My breathing became shallow and short but I knew how to pursed-lip breathe as I had helped my patients do in CCU. I was in complete control though I felt like an old emphysema patient and yet I’d never smoked. I stayed in our guest room for 8 days, febrile the entire time, sleeping, coughing that dry cough, and suffering from a headache and chills. I never left the room. I held the walls to go to the en-suite bathroom then back to bed. That’s it. Did I mention I had run the L.A. Marathon two weeks prior? 26.2 miles? Did I mention I had run nearly 50 miles in the two weeks after that marathon? Maybe that wasn’t smart; I needed to rest and recover after the marathon but runners just don’t stop. Did I mention I am on no meds, have no underlying health history, and am not immune-suppressed? Nada.
The following Monday after being quarantined for 8 days, my oxygen levels dropped. I struggled and knew it was time. We made a run for it to UCLA SaMo ER. I left my son who had been sent home from college at Cal on our porch—both of us crying. My husband left me at the driveway of the UCLA ER and we said good-bye. I mean it was good-bye. Dramatic, I know, but that happened. For me to assess my life and only be sad for the loved ones I was about to leave was surreal. While en route to UCLA I was on calls with my three daughters—they were so, so strong and selfless. They encouraged me and gave demands to fight and assurance all would be okay. They told me they’d wait to see me on the other side soon. Later, I learned they called each other incessantly and couldn’t stop sobbing. Dramatic, I know but that happened, too. It was terribly heartbreaking. But listen, I was too sick to feel the heartbreak. So, selfishly, that was good.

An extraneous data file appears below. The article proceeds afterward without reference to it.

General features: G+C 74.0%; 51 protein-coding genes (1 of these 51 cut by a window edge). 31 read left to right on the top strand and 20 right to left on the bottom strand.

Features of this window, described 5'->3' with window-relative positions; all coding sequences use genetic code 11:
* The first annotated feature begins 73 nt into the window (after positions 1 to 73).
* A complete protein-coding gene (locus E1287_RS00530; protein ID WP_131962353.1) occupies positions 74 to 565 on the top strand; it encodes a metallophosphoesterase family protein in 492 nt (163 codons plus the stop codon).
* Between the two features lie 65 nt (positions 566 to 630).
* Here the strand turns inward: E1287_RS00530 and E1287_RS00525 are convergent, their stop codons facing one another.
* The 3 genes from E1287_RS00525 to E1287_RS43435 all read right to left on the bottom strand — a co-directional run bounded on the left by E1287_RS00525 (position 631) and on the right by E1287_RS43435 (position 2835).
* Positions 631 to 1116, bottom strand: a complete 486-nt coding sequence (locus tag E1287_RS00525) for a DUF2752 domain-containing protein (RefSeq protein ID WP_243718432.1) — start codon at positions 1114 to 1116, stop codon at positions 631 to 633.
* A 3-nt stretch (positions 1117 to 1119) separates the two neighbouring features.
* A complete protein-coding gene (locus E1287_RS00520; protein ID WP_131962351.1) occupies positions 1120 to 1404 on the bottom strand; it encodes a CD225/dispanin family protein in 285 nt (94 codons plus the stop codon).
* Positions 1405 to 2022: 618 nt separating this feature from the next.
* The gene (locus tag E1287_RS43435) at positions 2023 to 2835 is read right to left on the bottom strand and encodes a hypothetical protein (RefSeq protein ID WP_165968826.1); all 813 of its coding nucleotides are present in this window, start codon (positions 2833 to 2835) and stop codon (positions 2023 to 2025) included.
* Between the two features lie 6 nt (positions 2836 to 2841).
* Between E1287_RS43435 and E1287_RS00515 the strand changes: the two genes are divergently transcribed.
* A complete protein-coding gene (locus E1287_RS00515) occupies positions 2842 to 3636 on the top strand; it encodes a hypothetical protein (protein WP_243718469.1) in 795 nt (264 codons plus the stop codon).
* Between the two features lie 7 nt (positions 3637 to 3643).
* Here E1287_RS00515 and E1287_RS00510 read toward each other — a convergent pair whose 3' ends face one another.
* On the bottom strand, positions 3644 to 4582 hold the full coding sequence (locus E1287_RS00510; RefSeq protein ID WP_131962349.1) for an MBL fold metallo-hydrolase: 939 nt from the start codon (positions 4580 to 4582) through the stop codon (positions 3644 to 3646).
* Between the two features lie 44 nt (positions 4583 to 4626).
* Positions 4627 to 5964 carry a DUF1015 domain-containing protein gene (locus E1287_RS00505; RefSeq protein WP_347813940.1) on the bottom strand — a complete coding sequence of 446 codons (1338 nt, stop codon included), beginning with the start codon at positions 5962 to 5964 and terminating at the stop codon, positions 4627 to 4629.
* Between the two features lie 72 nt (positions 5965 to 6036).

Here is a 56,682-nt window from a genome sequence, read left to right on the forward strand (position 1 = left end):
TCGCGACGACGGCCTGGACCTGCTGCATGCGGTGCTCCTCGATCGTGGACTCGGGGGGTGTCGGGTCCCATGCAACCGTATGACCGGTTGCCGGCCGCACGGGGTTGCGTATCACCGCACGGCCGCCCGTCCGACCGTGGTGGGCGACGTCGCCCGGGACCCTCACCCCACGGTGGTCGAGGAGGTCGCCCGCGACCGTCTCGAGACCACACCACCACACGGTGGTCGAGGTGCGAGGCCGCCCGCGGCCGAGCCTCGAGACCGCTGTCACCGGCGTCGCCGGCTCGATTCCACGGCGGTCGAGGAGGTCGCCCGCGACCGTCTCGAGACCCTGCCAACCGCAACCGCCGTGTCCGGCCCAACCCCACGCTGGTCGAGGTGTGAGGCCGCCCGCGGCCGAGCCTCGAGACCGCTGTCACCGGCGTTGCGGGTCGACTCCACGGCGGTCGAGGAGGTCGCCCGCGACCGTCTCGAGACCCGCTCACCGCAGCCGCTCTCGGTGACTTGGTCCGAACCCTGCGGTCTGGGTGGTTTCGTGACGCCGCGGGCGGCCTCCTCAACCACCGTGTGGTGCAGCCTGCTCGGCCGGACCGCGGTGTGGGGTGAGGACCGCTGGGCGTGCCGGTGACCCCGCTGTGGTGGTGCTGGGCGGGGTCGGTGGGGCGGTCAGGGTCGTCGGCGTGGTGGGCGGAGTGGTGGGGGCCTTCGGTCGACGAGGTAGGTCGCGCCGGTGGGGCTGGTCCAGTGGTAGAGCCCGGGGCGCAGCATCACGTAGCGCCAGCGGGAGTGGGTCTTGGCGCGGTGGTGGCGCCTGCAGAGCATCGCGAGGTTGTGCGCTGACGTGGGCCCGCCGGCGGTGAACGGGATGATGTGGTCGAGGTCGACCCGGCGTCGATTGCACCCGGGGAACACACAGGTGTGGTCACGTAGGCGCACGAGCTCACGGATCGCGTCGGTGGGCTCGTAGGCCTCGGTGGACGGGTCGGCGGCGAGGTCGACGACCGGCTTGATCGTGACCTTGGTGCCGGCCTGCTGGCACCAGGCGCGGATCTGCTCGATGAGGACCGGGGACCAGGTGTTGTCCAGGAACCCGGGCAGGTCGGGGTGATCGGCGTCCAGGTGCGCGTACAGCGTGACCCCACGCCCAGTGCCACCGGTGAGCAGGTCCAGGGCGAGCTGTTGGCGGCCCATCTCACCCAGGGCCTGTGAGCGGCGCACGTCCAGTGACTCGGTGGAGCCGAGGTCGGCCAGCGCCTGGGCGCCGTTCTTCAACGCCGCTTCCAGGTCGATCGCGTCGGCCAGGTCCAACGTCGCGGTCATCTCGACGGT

My hospitalization is a blur. Coronavirus invaded my lungs, causing bilateral pneumonia and necessitating treatment for pulmonary embolism. My main goal was to avoid the ventilator. How does one do that? I was in a hospital room with the door shut for ten days. Never lonely, never bored, never wanting visitors. The thing I remember was docs saying they were sorry there’s no cure and they could only provide supportive measures and “compassionate” medication. Wow. Okay, let’s do this. I did receive every trial drug—every drug that was a “maybe.” I was blessed. I was privileged. Randomly I recall trying to normalize the situation. I tried my best to accommodate those concerned and answered a few text messages, I took a couple calls—I believe in my delirium I even made one. Not really smart but I was trying to normalize. This grew very exhausting. I just couldn’t. I was busy resting, fighting. Resting, fighting. Resting, fighting. Fighting. Fighting.